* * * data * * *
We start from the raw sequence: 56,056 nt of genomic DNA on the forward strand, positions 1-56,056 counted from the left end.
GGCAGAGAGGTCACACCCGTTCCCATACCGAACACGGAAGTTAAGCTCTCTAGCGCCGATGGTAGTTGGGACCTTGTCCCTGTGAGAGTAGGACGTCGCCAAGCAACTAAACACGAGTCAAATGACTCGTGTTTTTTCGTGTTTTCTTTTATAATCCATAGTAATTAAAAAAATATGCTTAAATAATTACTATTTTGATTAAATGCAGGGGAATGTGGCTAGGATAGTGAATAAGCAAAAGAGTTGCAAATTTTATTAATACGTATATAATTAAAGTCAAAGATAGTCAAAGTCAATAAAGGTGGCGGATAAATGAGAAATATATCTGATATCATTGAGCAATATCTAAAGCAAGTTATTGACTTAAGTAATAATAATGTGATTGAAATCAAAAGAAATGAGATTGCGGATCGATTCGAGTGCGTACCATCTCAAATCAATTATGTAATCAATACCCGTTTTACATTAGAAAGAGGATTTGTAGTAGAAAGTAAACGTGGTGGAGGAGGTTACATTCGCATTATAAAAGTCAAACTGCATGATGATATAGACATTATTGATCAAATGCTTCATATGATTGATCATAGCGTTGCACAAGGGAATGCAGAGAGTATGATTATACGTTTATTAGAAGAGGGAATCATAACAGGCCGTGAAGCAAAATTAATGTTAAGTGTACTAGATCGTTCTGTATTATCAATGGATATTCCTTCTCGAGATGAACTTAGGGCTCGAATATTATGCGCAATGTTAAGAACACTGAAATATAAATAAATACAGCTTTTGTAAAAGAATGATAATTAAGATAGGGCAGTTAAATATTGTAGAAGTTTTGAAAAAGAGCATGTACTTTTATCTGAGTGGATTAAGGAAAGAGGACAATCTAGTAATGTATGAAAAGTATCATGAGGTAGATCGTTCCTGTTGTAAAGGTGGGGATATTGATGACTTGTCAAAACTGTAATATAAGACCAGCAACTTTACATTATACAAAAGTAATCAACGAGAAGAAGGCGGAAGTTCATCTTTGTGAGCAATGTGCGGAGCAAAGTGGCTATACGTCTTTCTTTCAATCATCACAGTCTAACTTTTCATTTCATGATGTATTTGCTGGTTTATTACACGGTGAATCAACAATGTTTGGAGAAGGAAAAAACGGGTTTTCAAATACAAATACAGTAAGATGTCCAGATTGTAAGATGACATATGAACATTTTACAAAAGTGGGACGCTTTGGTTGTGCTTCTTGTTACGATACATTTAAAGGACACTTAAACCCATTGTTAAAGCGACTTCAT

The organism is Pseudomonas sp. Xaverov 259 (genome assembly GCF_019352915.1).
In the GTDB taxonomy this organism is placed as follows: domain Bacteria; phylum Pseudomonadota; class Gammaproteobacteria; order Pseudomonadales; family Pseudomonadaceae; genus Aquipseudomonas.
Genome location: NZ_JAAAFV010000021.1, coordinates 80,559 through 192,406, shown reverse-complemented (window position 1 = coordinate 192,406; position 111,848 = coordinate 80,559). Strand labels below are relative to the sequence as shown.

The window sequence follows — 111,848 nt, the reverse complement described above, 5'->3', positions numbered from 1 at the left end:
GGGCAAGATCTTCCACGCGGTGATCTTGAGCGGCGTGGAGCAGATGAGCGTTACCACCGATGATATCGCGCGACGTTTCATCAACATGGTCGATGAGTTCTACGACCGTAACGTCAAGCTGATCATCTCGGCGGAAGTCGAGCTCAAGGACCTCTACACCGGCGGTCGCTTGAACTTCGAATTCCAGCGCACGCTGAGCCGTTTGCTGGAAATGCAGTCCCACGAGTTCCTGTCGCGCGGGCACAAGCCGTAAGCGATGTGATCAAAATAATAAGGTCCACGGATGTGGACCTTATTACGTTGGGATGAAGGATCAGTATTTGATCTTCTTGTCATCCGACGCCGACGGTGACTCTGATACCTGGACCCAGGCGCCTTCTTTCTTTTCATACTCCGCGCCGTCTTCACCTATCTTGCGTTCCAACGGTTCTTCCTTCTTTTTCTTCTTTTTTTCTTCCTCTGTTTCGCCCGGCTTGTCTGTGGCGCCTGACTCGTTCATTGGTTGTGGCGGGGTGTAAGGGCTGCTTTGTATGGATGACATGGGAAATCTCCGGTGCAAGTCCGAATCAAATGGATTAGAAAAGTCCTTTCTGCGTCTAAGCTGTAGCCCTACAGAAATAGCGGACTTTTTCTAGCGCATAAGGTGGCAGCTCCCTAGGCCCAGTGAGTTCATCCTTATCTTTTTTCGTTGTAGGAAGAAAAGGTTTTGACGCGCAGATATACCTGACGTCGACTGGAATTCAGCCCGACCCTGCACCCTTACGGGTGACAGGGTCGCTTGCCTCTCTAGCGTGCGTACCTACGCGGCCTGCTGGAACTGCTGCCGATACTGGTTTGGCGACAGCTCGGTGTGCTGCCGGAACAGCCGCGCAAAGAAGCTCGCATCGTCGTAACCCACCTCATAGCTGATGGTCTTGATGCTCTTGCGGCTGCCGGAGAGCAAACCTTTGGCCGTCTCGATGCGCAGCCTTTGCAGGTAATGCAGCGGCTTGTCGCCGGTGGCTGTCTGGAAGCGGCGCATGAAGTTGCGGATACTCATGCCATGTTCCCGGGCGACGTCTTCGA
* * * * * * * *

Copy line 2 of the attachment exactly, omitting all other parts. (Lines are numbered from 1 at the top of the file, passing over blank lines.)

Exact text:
GGCAGAGAGGTCACACCCGTTCCCATACCGAACACGGAAGTTAAGCTCTCTAGCGCCGATGGTAGTTGGGACCTTGTCCCTGTGAGAGTAGGACGTCGCCAAGCAACTAAACACGAGTCAAATGACTCGTGTTTTTTCGTGTTTTCTTTTATAATCCATAGTAATTAAAAAAATATGCTTAAATAATTACTATTTTGATTAAATGCAGGGGAATGTGGCTAGGATAGTGAATAAGCAAAAGAGTTGCAAATTTTATTAATACGTATATAATTAAAGTCAAAGATAGTCAAAGTCAATAAAGGTGGCGGATAAATGAGAAATATATCTGATATCATTGAGCAATATCTAAAGCAAGTTATTGACTTAAGTAATAATAATGTGATTGAAATCAAAAGAAATGAGATTGCGGATCGATTCGAGTGCGTACCATCTCAAATCAATTATGTAATCAATACCCGTTTTACATTAGAAAGAGGATTTGTAGTAGAAAGTAAACGTGGTGGAGGAGGTTACATTCGCATTATAAAAGTCAAACTGCATGATGATATAGACATTATTGATCAAATGCTTCATATGATTGATCATAGCGTTGCACAAGGGAATGCAGAGAGTATGATTATACGTTTATTAGAAGAGGGAATCATAACAGGCCGTGAAGCAAAATTAATGTTAAGTGTACTAGATCGTTCTGTATTATCAATGGATATTCCTTCTCGAGATGAACTTAGGGCTCGAATATTATGCGCAATGTTAAGAACACTGAAATATAAATAAATACAGCTTTTGTAAAAGAATGATAATTAAGATAGGGCAGTTAAATATTGTAGAAGTTTTGAAAAAGAGCATGTACTTTTATCTGAGTGGATTAAGGAAAGAGGACAATCTAGTAATGTATGAAAAGTATCATGAGGTAGATCGTTCCTGTTGTAAAGGTGGGGATATTGATGACTTGTCAAAACTGTAATATAAGACCAGCAACTTTACATTATACAAAAGTAATCAACGAGAAGAAGGCGGAAGTTCATCTTTGTGAGCAATGTGCGGAGCAAAGTGGCTATACGTCTTTCTTTCAATCATCACAGTCTAACTTTTCATTTCATGATGTATTTGCTGGTTTATTACACGGTGAATCAACAATGTTTGGAGAAGGAAAAAACGGGTTTTCAAATACAAATACAGTAAGATGTCCAGATTGTAAGATGACATATGAACATTTTACAAAAGTGGGACGCTTTGGTTGTGCTTCTTGTTACGATACATTTAAAGGACACTTAAACCCATTGTTAAAGCGACTTCAT